Rating Detroit: Inside the Game Age Rating Process

 In Homepage, Blog, Console, PEGI, Stories, All About, News, Factfile, PS4, Culture

Today the highly anticipated game named Detroit: Become Human has been released.

There’s a good chance you’ve heard about it. Even before it’s release, it attracted a great deal of controversy, as we explored in the first piece in a brief series of articles looking at the game as an example of how age ratings are applied.

Now the game is out, critics, commenters and industry specialists are offering a diverse range of opinions, with significant divides over perspectives on its relative merits.

Detroit: Become Human is a mature narrative adventure by Quantic Dreams, the studio of a game maker named David Cage, who is renowned for giving players ways to influence stories as they emerge. It has been rated as being suitable only for players aged 18 years and over. It was given a PEGI 18 rating after being reviewed by a group of experts at the Video Standards Council Rating Board.

The Video Standards Council Rating Board, otherwise known as the VSC Rating Board, also give a game it’s Additional Consumer Information, which lists details of a game’s content, and the factors that dictated the rating applied. You can see Detroit: Become Human’s Additional Consumer Information here, and learn more about what Additional Consumer Information is in our special focus here.

But how does the Video Standards Rating Board decide what level of rating to give a game? And what does it take to be an expert Rating Board specialist?

We spoke to Gianni Zamo, communications Officer at the Video Standards Rating Board, to find out more about the examination process.

When a member of the VSC team examines a game, how do you have to approach playing it?
The critical thing is to approach the game objectively and analytically – the examination process is not concerned with how good, bad or indifferent a game may be, or how easy or hard it is to play. Examiners, therefore, have to be able to examine a game without prejudice and – unlike the consumer – have no choice about a game they may be examining. A broad appreciation of all types of games is a must, therefore.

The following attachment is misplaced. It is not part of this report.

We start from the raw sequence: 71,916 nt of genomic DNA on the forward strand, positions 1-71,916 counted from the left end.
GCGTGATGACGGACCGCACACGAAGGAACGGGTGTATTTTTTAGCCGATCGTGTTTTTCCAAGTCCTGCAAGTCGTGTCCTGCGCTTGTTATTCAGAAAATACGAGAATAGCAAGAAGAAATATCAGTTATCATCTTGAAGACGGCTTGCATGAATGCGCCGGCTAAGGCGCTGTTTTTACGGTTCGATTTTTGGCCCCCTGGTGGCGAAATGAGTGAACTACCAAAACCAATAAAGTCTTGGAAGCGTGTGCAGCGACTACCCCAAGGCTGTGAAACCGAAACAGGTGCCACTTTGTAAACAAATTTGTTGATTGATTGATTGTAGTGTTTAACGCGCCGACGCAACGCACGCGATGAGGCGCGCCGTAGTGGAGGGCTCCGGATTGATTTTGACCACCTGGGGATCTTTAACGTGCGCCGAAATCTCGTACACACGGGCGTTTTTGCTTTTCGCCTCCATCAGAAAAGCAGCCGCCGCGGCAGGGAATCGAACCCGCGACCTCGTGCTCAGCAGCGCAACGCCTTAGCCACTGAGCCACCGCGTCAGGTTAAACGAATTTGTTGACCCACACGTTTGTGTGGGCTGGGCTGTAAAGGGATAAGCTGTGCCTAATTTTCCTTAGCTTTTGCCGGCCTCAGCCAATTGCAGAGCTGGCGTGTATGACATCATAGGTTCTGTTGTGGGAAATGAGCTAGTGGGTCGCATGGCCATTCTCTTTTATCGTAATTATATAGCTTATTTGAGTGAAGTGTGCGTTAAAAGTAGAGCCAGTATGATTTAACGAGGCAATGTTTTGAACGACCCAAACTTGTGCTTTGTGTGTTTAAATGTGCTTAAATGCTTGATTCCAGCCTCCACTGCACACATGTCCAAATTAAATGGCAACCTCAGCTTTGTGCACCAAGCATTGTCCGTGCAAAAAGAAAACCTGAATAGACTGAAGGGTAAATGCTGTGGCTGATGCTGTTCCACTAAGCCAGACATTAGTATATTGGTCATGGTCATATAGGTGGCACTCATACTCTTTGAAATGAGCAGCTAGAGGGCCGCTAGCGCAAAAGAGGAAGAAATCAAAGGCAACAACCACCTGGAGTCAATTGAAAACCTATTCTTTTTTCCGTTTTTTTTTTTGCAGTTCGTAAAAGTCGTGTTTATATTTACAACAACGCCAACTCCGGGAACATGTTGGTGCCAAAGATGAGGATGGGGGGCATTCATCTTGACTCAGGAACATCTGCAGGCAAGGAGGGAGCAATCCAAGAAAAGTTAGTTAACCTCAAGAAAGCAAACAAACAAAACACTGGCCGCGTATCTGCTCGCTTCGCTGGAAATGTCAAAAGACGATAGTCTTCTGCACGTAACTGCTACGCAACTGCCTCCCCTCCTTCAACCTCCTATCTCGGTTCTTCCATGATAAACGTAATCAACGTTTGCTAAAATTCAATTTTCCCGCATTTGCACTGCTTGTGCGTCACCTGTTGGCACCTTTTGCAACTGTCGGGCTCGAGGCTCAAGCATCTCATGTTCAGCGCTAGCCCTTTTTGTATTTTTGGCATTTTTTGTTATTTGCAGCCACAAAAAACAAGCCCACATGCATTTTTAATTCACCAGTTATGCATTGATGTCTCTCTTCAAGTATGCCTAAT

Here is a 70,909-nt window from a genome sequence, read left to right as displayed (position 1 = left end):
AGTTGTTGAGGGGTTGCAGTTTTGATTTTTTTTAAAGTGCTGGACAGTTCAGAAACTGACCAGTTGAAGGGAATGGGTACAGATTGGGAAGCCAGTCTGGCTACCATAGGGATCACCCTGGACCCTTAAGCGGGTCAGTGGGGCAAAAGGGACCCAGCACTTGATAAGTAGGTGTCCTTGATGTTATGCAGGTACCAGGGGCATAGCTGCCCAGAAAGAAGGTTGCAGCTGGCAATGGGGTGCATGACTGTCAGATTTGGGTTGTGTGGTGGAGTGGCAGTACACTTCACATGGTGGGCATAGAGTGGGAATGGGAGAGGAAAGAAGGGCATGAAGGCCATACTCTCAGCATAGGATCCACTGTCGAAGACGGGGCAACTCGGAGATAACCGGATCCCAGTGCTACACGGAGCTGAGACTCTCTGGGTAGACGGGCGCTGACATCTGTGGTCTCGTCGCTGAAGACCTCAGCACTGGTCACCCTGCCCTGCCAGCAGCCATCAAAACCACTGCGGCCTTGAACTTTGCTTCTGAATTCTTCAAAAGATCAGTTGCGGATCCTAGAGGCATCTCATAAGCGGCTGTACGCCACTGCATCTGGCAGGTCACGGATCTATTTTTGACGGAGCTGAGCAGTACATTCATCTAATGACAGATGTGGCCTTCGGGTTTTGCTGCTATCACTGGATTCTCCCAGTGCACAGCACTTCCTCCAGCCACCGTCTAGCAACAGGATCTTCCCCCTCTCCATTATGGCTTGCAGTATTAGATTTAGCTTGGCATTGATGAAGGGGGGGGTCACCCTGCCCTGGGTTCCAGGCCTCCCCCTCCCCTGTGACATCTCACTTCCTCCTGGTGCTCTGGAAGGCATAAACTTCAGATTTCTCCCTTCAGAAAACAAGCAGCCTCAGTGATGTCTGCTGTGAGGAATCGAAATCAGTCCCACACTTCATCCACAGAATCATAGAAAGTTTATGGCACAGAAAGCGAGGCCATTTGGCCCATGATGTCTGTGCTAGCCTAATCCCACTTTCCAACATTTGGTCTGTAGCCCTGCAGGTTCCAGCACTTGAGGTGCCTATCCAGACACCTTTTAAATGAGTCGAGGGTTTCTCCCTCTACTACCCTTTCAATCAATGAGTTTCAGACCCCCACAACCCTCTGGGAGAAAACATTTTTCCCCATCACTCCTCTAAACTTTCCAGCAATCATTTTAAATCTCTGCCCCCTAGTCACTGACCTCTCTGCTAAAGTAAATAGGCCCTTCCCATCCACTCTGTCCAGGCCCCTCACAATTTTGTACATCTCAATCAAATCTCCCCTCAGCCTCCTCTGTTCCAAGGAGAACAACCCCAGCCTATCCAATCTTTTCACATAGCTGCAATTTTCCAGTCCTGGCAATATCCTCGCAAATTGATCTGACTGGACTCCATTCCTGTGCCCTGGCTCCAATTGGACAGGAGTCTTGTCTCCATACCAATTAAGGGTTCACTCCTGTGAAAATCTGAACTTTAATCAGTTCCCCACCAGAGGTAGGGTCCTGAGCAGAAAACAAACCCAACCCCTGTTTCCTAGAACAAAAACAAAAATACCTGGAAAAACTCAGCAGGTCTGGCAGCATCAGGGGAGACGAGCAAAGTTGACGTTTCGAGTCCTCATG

What makes a good game examiner?
Much of the above applies to this: objectivity; a keen eye for detail; an understanding of context; patience – plenty of; broad experience of many styles of gaming – RPGs, shoot-’em-ups, strategy titles, etcetera.

The process of rating a game involves much more than simply playing it through. Why does the process need to be so intricate and thorough?
These individual processes ensure that we can examine a game quickly and efficiently rather than having to laboriously chew our way through every moment of the game. It is the content in terms of ratings issues – sex, violence, etc, that we are predominantly interested in.

Qualities like violence, ‘likelihood to cause harm’, adult themes, and offensiveness could be seen as rather abstract, subjective or hard to define absolutely. What mindset does and examiner need to take on in the examination process?
We would disagree that issues such as game violence, sex, drugs use, etc, are ‘abstract’ or ‘subjective’ – they are pretty self-evident, otherwise consumers wouldn’t have concerns. If it looks like a duck, walks like a duck and talks like a duck, it’s probably a duck. Issues such as bad language may well be ‘subjective’, but on the whole the PEGI ratings criteria have been formulated to broadly reflect the majority view of what is and isn’t acceptable at particular categories. We doubt that many would argue that the use of the strongest sexual terms would be acceptable at PEGI 3, 7 or 12 for example. Examiners simply apply these criteria in response to what they are seeing with an almost algorithmic approach to what they are doing.

With a game like Detroit, we see an adult product for adult players. Obviously your work protects the young and vulnerable; but it also protects games’ ability to serve adult audiences and address adult issues. Why is that important?
It is important since we generally accept that in the UK, adults should be able to view whatever they want to view so long as it is legal. This is an important principle to uphold if we are not to risk losing our right to freedom of speech. This is, of course, generally tempered by law, but it remains a critical element if we are not to end up accidentally or even intentionally censoring adult viewing choices. This is also why our ability to ‘ban’ content is subject to stringent tests and checks.

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